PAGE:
Compound clear cell sarcoma misdiagnosed as a Spitz nevus

Authors

  • Maija Kiuru,

    1. Departments of Medicine (Dermatology Service), Memorial Sloan-Kettering Cancer Center, New York, NY, USA
    2. Department of Dermatology, Weill Cornell Medical College, New York, NY, USA
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  • Meera Hameed,

    1. Department of Pathology, Memorial Sloan-Kettering Cancer Center, New York, NY, USA
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  • Klaus J. Busam

    Corresponding author
    1. Department of Pathology, Memorial Sloan-Kettering Cancer Center, New York, NY, USA
    • Klaus J. Busam, MD,

      Department of Pathology, Memorial Sloan-Kettering Cancer Center, 1275 York Avenue, New York, NY 10065, USA

      Tel: +1 212 639 5679

      Fax: +1 212 717 3203

      e-mail: busamk@mskcc.org

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Abstract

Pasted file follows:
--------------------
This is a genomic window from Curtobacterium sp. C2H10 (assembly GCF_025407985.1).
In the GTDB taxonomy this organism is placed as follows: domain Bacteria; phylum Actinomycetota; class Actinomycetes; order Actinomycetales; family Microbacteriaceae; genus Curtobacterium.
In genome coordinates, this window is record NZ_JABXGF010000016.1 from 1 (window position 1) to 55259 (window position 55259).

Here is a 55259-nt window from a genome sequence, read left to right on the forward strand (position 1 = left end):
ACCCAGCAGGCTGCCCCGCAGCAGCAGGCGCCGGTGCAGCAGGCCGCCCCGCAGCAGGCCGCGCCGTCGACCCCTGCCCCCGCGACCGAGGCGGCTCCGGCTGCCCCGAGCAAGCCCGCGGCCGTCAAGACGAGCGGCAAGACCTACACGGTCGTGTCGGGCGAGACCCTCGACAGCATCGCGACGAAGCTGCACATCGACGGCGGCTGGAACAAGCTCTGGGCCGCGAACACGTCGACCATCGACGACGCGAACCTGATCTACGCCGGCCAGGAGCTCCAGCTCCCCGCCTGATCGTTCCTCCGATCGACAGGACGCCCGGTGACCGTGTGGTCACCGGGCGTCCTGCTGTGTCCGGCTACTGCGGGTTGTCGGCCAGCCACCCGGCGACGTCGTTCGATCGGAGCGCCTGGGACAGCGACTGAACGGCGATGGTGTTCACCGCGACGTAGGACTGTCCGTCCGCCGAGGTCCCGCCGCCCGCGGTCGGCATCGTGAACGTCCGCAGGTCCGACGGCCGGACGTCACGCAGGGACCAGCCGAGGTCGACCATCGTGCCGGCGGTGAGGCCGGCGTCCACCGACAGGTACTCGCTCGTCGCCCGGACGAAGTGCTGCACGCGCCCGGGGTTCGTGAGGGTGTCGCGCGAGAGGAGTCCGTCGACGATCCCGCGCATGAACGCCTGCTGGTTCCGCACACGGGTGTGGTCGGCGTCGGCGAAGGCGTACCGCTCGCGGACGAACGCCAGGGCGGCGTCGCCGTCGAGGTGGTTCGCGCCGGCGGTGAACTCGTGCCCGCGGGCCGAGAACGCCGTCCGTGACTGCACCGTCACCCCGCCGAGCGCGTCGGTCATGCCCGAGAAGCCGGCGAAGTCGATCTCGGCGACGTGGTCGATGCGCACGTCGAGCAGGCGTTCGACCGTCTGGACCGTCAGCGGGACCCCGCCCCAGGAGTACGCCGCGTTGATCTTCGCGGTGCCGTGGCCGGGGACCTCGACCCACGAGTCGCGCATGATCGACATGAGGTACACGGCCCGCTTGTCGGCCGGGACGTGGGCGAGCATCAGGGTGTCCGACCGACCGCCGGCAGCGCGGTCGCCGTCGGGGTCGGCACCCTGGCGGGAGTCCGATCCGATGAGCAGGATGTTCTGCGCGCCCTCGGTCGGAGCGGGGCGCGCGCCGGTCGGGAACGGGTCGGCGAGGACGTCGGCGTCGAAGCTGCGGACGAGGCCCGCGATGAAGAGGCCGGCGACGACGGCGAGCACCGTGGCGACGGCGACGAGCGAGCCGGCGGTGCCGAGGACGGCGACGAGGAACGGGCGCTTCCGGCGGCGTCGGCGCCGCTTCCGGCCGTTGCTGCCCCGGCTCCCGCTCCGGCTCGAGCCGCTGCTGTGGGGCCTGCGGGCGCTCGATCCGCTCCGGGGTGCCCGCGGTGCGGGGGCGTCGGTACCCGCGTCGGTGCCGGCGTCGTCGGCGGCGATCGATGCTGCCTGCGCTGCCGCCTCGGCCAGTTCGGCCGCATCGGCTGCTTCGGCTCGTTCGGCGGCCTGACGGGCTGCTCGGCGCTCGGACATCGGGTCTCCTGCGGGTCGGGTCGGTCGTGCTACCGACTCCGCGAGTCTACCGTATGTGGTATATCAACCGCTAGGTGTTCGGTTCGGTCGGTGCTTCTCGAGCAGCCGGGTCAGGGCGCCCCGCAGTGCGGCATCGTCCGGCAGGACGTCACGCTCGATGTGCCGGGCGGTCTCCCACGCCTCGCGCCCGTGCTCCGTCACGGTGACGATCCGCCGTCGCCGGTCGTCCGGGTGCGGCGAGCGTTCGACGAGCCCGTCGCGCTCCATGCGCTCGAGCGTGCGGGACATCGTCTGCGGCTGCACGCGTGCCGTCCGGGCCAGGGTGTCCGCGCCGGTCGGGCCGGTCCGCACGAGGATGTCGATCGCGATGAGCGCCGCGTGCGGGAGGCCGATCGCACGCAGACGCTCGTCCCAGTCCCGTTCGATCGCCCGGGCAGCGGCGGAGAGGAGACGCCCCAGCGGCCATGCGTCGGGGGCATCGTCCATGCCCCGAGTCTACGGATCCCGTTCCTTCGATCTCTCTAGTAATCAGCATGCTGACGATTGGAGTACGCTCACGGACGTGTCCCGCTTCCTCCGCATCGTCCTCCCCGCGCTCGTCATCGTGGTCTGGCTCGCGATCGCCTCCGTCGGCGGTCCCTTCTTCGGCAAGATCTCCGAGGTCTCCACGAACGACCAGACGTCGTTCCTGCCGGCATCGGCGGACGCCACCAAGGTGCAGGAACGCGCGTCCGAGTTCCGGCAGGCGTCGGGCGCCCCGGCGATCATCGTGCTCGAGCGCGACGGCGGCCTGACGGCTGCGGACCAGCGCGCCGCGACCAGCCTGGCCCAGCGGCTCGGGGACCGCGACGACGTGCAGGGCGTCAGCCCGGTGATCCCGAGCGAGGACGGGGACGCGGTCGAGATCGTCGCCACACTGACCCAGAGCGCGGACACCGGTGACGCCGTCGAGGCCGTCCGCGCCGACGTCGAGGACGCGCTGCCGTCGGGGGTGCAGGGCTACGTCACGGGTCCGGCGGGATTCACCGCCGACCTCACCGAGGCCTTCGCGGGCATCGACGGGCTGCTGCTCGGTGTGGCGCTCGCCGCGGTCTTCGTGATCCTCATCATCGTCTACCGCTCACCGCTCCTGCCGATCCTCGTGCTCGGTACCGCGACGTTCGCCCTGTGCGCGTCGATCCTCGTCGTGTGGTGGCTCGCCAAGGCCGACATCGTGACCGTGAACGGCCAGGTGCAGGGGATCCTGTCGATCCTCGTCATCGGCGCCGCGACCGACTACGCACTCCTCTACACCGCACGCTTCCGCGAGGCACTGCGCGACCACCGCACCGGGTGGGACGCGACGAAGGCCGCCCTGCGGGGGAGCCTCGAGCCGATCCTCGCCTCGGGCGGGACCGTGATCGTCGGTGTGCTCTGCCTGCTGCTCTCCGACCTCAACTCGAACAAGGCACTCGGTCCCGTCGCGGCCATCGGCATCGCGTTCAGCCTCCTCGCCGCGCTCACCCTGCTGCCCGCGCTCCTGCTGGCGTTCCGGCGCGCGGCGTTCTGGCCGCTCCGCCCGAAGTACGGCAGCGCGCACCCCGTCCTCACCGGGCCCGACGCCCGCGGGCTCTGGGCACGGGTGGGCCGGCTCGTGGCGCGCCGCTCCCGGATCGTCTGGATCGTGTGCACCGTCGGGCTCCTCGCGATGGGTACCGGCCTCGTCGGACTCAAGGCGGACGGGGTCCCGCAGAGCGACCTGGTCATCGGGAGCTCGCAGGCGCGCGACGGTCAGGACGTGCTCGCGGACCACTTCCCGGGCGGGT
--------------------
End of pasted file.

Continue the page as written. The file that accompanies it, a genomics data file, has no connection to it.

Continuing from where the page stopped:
Clear cell sarcoma (CCS) typically presents as a tumor in the deep soft tissue of extremities, but when centered in the dermis it may be confused with a melanocytic nevus, primary nodular or metastatic melanoma. Compound variants of CCS, i.e. tumor cells present in both the epidermis and underlying soft tissue have not yet been described. Herein we report such a case, which initially presented as a nodule on the left wrist of a young woman at 19 years of age. The lesion was then interpreted as ‘Spitz nevus, compound type’. Twelve years later the patient noticed an enlarged lymph node in the right axilla. The excised lymph node was nearly completely replaced by malignant tumor cells, which were immunoreactive for S100 protein. They resembled the tumor cells of the wrist lesion. Cytogenetic analysis of the metastatic tumor revealed a t(12;22) translocation. Fluorescence in situ hybridization confirmed Ewing's sarcoma breakpoint region 1 (EWSR1) rearrangement in 70% of the tumor cells, thereby supporting the diagnosis of metastatic CCS. Our case is of interest because it documents that CCS can involve the epidermis. This observation expands the morphological spectrum associated with this tumor.

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